• Change health care communications, with messaging that confirms the value of participant involvement in advance of securing services as part of selection decision-making.
  • (Re)Introduce healthcare consumerism – coordinated with the adoption or enhancement of Health Savings Accounts.

Taking Advantage of Pricing Transparency 

Rising inflation and its effect on healthcare costs and spending has put price transparency in the spotlight. As of January 1, 2021, the Centers for Medicare and Medicaid Services (CMS) mandated that U.S. hospitals provide clear, accessible pricing information online about the items and services they provide. Under CMS guidance and final rules, hospitals are required to make pricing information available in machine-readable format and in a list of shoppable services that a patient can schedule in advance. This is intended to make information accurate and easier to access for health service consumers to compare prices, estimate the cost of care, and confirm market value. 

Reference-Based Pricing as a Most Valuable Provision

Even with greater transparency, significant price variations can still exist across hospitals and providers for standard procedures. To mitigate this, many self-funded health plans have adopted reference-based pricing (RBP) strategies. Designed to moderate excessive hospital costs, RBP establishes a benchmark fee schedule and payment ceiling instead of negotiating fees with a provider network. Plan sponsors and participants benefit from the consistent application across all providers and health networks. There is, however, a potential risk to RBP that health plan sponsors and participants need to be aware.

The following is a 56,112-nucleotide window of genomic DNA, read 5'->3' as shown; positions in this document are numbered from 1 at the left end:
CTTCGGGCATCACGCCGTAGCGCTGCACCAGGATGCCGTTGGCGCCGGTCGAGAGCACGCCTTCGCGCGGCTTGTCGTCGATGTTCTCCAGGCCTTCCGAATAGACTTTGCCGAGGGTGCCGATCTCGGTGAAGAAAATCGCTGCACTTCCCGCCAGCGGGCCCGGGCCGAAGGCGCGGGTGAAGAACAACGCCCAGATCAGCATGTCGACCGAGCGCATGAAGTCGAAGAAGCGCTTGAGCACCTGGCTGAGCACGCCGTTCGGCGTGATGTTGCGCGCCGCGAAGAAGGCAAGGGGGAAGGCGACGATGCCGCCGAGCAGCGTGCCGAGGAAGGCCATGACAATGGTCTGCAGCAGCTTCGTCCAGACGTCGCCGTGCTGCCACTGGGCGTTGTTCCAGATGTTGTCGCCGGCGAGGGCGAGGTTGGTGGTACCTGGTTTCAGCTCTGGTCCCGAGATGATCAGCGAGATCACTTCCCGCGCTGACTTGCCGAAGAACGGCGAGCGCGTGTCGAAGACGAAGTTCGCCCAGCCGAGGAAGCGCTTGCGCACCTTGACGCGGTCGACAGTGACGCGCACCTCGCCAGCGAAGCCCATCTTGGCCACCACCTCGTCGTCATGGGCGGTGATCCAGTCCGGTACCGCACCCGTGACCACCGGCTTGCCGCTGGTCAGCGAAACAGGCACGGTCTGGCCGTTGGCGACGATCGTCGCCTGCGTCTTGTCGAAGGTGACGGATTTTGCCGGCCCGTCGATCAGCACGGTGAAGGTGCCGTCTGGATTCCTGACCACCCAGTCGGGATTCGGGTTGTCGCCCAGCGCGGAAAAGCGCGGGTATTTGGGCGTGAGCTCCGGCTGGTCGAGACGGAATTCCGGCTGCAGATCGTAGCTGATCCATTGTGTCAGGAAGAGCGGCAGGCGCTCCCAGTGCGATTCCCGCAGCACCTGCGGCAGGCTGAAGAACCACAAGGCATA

The enforcement of certain provisions of the No Surprises Act, legislation designed to protect patients from unexpected medical expenses, have been delayed by the Department of Health and Human Services, as well as by on-going litigation seeking to clarify elements of the legislation, particularly elements of the Independent Dispute Resolution (IDR) process. The IDR process remains unresolved and is subject to a temporary good faith compliance standard.

However pure RBP plans should remain unaffected by this rule. That’s because there are no out-of-network claims, nor is there any determination of a median in-network rate. Adopting a pure RBP plan that puts the patient in the driver’s seat as a health care consumer is the most effective way to respond to the legislation. Just as important, deploying RBP may avoid unreasonable or excessive provider charges – potentially lowering both the cost of coverage (employer and employee contributions, over time) and employee point of purchase cost sharing (deductibles, copayment, coinsurance).